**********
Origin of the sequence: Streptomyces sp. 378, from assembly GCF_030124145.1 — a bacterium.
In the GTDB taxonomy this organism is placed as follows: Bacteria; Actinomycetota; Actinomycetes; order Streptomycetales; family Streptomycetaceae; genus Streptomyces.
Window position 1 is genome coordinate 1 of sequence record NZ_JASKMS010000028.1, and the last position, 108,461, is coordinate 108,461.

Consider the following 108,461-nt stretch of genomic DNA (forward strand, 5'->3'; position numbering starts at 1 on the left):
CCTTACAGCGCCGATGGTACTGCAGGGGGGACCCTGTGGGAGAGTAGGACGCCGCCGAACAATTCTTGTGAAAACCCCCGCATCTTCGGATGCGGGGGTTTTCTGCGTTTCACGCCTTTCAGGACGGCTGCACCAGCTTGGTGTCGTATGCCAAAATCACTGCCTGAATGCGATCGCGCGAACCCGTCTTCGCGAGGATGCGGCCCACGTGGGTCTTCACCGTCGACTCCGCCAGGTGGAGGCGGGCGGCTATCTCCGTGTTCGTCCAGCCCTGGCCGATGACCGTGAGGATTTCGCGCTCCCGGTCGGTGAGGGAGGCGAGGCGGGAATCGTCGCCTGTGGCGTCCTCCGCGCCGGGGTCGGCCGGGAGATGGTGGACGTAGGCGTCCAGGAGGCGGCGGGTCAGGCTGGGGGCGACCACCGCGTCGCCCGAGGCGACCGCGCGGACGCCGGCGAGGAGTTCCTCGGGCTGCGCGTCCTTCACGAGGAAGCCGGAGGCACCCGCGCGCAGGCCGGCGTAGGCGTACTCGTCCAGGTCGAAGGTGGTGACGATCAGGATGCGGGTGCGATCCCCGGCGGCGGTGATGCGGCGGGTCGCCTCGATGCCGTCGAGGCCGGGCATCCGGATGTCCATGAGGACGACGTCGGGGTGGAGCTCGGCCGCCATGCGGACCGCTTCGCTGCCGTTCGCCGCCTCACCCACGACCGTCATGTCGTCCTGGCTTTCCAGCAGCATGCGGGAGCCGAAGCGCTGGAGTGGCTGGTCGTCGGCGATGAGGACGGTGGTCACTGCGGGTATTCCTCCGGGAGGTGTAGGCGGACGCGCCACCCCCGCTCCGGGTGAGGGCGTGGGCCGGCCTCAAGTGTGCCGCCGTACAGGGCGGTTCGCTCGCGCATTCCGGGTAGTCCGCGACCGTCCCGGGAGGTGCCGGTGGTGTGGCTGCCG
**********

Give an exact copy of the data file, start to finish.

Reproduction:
Origin of the sequence: Streptomyces sp. 378, from assembly GCF_030124145.1 — a bacterium.
In the GTDB taxonomy this organism is placed as follows: Bacteria; Actinomycetota; Actinomycetes; order Streptomycetales; family Streptomycetaceae; genus Streptomyces.
Window position 1 is genome coordinate 1 of sequence record NZ_JASKMS010000028.1, and the last position, 108,461, is coordinate 108,461.

Consider the following 108,461-nt stretch of genomic DNA (forward strand, 5'->3'; position numbering starts at 1 on the left):
CCTTACAGCGCCGATGGTACTGCAGGGGGGACCCTGTGGGAGAGTAGGACGCCGCCGAACAATTCTTGTGAAAACCCCCGCATCTTCGGATGCGGGGGTTTTCTGCGTTTCACGCCTTTCAGGACGGCTGCACCAGCTTGGTGTCGTATGCCAAAATCACTGCCTGAATGCGATCGCGCGAACCCGTCTTCGCGAGGATGCGGCCCACGTGGGTCTTCACCGTCGACTCCGCCAGGTGGAGGCGGGCGGCTATCTCCGTGTTCGTCCAGCCCTGGCCGATGACCGTGAGGATTTCGCGCTCCCGGTCGGTGAGGGAGGCGAGGCGGGAATCGTCGCCTGTGGCGTCCTCCGCGCCGGGGTCGGCCGGGAGATGGTGGACGTAGGCGTCCAGGAGGCGGCGGGTCAGGCTGGGGGCGACCACCGCGTCGCCCGAGGCGACCGCGCGGACGCCGGCGAGGAGTTCCTCGGGCTGCGCGTCCTTCACGAGGAAGCCGGAGGCACCCGCGCGCAGGCCGGCGTAGGCGTACTCGTCCAGGTCGAAGGTGGTGACGATCAGGATGCGGGTGCGATCCCCGGCGGCGGTGATGCGGCGGGTCGCCTCGATGCCGTCGAGGCCGGGCATCCGGATGTCCATGAGGACGACGTCGGGGTGGAGCTCGGCCGCCATGCGGACCGCTTCGCTGCCGTTCGCCGCCTCACCCACGACCGTCATGTCGTCCTGGCTTTCCAGCAGCATGCGGGAGCCGAAGCGCTGGAGTGGCTGGTCGTCGGCGATGAGGACGGTGGTCACTGCGGGTATTCCTCCGGGAGGTGTAGGCGGACGCGCCACCCCCGCTCCGGGTGAGGGCGTGGGCCGGCCTCAAGTGTGCCGCCGTACAGGGCGGTTCGCTCGCGCATTCCGGGTAGTCCGCGACCGTCCCGGGAGGTGCCGGTGGTGTGGCTGCCG